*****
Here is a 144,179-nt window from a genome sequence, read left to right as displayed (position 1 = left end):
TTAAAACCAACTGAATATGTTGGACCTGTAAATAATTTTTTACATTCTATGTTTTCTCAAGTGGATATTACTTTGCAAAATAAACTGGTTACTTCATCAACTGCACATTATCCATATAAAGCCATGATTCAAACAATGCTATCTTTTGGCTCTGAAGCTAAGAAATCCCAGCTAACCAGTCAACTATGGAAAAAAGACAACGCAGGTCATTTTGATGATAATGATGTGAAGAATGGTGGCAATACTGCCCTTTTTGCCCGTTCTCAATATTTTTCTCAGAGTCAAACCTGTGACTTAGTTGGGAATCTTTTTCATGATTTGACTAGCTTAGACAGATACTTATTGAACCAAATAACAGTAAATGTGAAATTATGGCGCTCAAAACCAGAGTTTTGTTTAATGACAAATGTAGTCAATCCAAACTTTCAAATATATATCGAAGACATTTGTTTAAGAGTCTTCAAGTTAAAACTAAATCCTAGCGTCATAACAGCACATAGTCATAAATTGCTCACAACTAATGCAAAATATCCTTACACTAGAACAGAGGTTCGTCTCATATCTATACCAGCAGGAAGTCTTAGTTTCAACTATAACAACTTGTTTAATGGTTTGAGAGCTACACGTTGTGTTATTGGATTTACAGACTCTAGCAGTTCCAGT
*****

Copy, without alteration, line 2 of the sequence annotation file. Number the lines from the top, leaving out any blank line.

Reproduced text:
TTAAAACCAACTGAATATGTTGGACCTGTAAATAATTTTTTACATTCTATGTTTTCTCAAGTGGATATTACTTTGCAAAATAAACTGGTTACTTCATCAACTGCACATTATCCATATAAAGCCATGATTCAAACAATGCTATCTTTTGGCTCTGAAGCTAAGAAATCCCAGCTAACCAGTCAACTATGGAAAAAAGACAACGCAGGTCATTTTGATGATAATGATGTGAAGAATGGTGGCAATACTGCCCTTTTTGCCCGTTCTCAATATTTTTCTCAGAGTCAAACCTGTGACTTAGTTGGGAATCTTTTTCATGATTTGACTAGCTTAGACAGATACTTATTGAACCAAATAACAGTAAATGTGAAATTATGGCGCTCAAAACCAGAGTTTTGTTTAATGACAAATGTAGTCAATCCAAACTTTCAAATATATATCGAAGACATTTGTTTAAGAGTCTTCAAGTTAAAACTAAATCCTAGCGTCATAACAGCACATAGTCATAAATTGCTCACAACTAATGCAAAATATCCTTACACTAGAACAGAGGTTCGTCTCATATCTATACCAGCAGGAAGTCTTAGTTTCAACTATAACAACTTGTTTAATGGTTTGAGAGCTACACGTTGTGTTATTGGATTTACAGACTCTAGCAGTTCCAGT